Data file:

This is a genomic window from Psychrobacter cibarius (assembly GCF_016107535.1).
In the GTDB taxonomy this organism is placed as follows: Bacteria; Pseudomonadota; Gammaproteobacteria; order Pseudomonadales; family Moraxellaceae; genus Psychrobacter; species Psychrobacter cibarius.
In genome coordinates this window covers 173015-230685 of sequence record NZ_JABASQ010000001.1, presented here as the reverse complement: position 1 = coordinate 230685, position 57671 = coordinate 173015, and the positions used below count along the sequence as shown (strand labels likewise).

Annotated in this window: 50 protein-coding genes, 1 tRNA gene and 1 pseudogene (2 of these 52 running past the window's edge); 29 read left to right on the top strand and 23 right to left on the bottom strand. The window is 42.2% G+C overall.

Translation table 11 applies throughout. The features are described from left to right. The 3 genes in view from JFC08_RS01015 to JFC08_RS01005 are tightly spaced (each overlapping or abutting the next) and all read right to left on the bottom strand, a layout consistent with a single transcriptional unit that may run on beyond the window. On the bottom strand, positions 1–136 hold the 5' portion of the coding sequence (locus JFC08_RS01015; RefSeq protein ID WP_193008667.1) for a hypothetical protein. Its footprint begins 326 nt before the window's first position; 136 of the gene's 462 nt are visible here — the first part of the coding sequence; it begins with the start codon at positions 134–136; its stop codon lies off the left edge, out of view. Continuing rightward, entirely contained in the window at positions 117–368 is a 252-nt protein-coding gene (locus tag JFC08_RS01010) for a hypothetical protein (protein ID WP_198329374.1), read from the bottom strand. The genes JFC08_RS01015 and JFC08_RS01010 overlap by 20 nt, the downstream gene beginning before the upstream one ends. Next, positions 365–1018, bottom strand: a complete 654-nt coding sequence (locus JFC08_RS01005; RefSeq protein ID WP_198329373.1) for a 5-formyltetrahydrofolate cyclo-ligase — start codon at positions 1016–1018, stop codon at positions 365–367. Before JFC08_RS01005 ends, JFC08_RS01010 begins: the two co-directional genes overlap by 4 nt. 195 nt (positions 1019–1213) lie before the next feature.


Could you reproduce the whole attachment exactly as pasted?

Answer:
This is a genomic window from Psychrobacter cibarius (assembly GCF_016107535.1).
In the GTDB taxonomy this organism is placed as follows: Bacteria; Pseudomonadota; Gammaproteobacteria; order Pseudomonadales; family Moraxellaceae; genus Psychrobacter; species Psychrobacter cibarius.
In genome coordinates this window covers 173015-230685 of sequence record NZ_JABASQ010000001.1, presented here as the reverse complement: position 1 = coordinate 230685, position 57671 = coordinate 173015, and the positions used below count along the sequence as shown (strand labels likewise).

Annotated in this window: 50 protein-coding genes, 1 tRNA gene and 1 pseudogene (2 of these 52 running past the window's edge); 29 read left to right on the top strand and 23 right to left on the bottom strand. The window is 42.2% G+C overall.

Translation table 11 applies throughout. The features are described from left to right. The 3 genes in view from JFC08_RS01015 to JFC08_RS01005 are tightly spaced (each overlapping or abutting the next) and all read right to left on the bottom strand, a layout consistent with a single transcriptional unit that may run on beyond the window. On the bottom strand, positions 1–136 hold the 5' portion of the coding sequence (locus JFC08_RS01015; RefSeq protein ID WP_193008667.1) for a hypothetical protein. Its footprint begins 326 nt before the window's first position; 136 of the gene's 462 nt are visible here — the first part of the coding sequence; it begins with the start codon at positions 134–136; its stop codon lies off the left edge, out of view. Continuing rightward, entirely contained in the window at positions 117–368 is a 252-nt protein-coding gene (locus tag JFC08_RS01010) for a hypothetical protein (protein ID WP_198329374.1), read from the bottom strand. The genes JFC08_RS01015 and JFC08_RS01010 overlap by 20 nt, the downstream gene beginning before the upstream one ends. Next, positions 365–1018, bottom strand: a complete 654-nt coding sequence (locus JFC08_RS01005; RefSeq protein ID WP_198329373.1) for a 5-formyltetrahydrofolate cyclo-ligase — start codon at positions 1016–1018, stop codon at positions 365–367. Before JFC08_RS01005 ends, JFC08_RS01010 begins: the two co-directional genes overlap by 4 nt. 195 nt (positions 1019–1213) lie before the next feature.